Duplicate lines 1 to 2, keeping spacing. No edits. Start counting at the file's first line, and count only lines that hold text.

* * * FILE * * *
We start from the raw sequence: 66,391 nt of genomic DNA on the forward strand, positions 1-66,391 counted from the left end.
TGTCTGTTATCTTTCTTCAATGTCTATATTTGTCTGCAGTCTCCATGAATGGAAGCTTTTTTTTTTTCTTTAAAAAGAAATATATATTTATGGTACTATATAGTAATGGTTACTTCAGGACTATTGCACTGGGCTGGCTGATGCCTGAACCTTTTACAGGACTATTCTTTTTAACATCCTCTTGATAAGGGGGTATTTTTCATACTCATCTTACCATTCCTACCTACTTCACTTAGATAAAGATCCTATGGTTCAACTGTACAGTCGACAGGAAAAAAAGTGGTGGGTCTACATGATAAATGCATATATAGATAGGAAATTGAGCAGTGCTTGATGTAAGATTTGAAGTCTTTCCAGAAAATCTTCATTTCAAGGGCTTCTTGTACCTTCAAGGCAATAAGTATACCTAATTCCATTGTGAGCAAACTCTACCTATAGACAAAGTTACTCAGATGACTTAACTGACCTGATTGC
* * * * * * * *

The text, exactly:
We start from the raw sequence: 66,391 nt of genomic DNA on the forward strand, positions 1-66,391 counted from the left end.
TGTCTGTTATCTTTCTTCAATGTCTATATTTGTCTGCAGTCTCCATGAATGGAAGCTTTTTTTTTTTCTTTAAAAAGAAATATATATTTATGGTACTATATAGTAATGGTTACTTCAGGACTATTGCACTGGGCTGGCTGATGCCTGAACCTTTTACAGGACTATTCTTTTTAACATCCTCTTGATAAGGGGGTATTTTTCATACTCATCTTACCATTCCTACCTACTTCACTTAGATAAAGATCCTATGGTTCAACTGTACAGTCGACAGGAAAAAAAGTGGTGGGTCTACATGATAAATGCATATATAGATAGGAAATTGAGCAGTGCTTGATGTAAGATTTGAAGTCTTTCCAGAAAATCTTCATTTCAAGGGCTTCTTGTACCTTCAAGGCAATAAGTATACCTAATTCCATTGTGAGCAAACTCTACCTATAGACAAAGTTACTCAGATGACTTAACTGACCTGATTGC